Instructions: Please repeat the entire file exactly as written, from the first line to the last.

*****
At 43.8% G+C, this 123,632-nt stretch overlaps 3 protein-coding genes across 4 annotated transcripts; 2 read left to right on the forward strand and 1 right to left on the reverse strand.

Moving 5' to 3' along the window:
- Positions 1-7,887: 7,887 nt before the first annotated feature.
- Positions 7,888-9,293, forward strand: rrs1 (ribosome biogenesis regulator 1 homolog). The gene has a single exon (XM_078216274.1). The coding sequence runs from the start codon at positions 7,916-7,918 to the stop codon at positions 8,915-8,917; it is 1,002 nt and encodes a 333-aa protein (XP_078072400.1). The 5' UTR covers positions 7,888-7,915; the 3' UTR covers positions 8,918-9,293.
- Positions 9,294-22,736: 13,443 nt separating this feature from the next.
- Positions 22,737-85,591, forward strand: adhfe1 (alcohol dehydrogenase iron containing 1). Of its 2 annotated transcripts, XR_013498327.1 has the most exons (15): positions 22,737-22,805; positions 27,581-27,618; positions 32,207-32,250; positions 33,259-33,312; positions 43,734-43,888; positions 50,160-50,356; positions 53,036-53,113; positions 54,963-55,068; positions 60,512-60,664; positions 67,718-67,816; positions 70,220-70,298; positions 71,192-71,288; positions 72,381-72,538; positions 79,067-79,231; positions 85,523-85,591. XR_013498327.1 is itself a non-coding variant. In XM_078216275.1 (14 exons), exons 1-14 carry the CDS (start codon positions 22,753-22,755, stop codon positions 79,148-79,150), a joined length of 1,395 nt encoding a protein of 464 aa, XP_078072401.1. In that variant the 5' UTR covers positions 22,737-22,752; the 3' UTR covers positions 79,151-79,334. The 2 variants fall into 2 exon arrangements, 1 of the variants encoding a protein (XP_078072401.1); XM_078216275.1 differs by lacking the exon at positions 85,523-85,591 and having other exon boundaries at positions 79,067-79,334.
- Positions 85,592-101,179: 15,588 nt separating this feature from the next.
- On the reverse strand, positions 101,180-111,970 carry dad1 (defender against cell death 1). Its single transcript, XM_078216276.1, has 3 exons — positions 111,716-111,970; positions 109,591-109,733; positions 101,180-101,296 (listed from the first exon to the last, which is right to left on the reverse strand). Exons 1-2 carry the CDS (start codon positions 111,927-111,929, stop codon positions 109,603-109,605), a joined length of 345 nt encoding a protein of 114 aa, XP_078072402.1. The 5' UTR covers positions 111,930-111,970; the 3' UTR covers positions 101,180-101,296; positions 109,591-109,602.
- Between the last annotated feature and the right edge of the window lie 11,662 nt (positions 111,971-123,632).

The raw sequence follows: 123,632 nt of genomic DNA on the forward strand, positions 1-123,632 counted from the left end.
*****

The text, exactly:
At 43.8% G+C, this 123,632-nt stretch overlaps 3 protein-coding genes across 4 annotated transcripts; 2 read left to right on the forward strand and 1 right to left on the reverse strand.

Moving 5' to 3' along the window:
- Positions 1-7,887: 7,887 nt before the first annotated feature.
- Positions 7,888-9,293, forward strand: rrs1 (ribosome biogenesis regulator 1 homolog). The gene has a single exon (XM_078216274.1). The coding sequence runs from the start codon at positions 7,916-7,918 to the stop codon at positions 8,915-8,917; it is 1,002 nt and encodes a 333-aa protein (XP_078072400.1). The 5' UTR covers positions 7,888-7,915; the 3' UTR covers positions 8,918-9,293.
- Positions 9,294-22,736: 13,443 nt separating this feature from the next.
- Positions 22,737-85,591, forward strand: adhfe1 (alcohol dehydrogenase iron containing 1). Of its 2 annotated transcripts, XR_013498327.1 has the most exons (15): positions 22,737-22,805; positions 27,581-27,618; positions 32,207-32,250; positions 33,259-33,312; positions 43,734-43,888; positions 50,160-50,356; positions 53,036-53,113; positions 54,963-55,068; positions 60,512-60,664; positions 67,718-67,816; positions 70,220-70,298; positions 71,192-71,288; positions 72,381-72,538; positions 79,067-79,231; positions 85,523-85,591. XR_013498327.1 is itself a non-coding variant. In XM_078216275.1 (14 exons), exons 1-14 carry the CDS (start codon positions 22,753-22,755, stop codon positions 79,148-79,150), a joined length of 1,395 nt encoding a protein of 464 aa, XP_078072401.1. In that variant the 5' UTR covers positions 22,737-22,752; the 3' UTR covers positions 79,151-79,334. The 2 variants fall into 2 exon arrangements, 1 of the variants encoding a protein (XP_078072401.1); XM_078216275.1 differs by lacking the exon at positions 85,523-85,591 and having other exon boundaries at positions 79,067-79,334.
- Positions 85,592-101,179: 15,588 nt separating this feature from the next.
- On the reverse strand, positions 101,180-111,970 carry dad1 (defender against cell death 1). Its single transcript, XM_078216276.1, has 3 exons — positions 111,716-111,970; positions 109,591-109,733; positions 101,180-101,296 (listed from the first exon to the last, which is right to left on the reverse strand). Exons 1-2 carry the CDS (start codon positions 111,927-111,929, stop codon positions 109,603-109,605), a joined length of 345 nt encoding a protein of 114 aa, XP_078072402.1. The 5' UTR covers positions 111,930-111,970; the 3' UTR covers positions 101,180-101,296; positions 109,591-109,602.
- Between the last annotated feature and the right edge of the window lie 11,662 nt (positions 111,971-123,632).

The raw sequence follows: 123,632 nt of genomic DNA on the forward strand, positions 1-123,632 counted from the left end.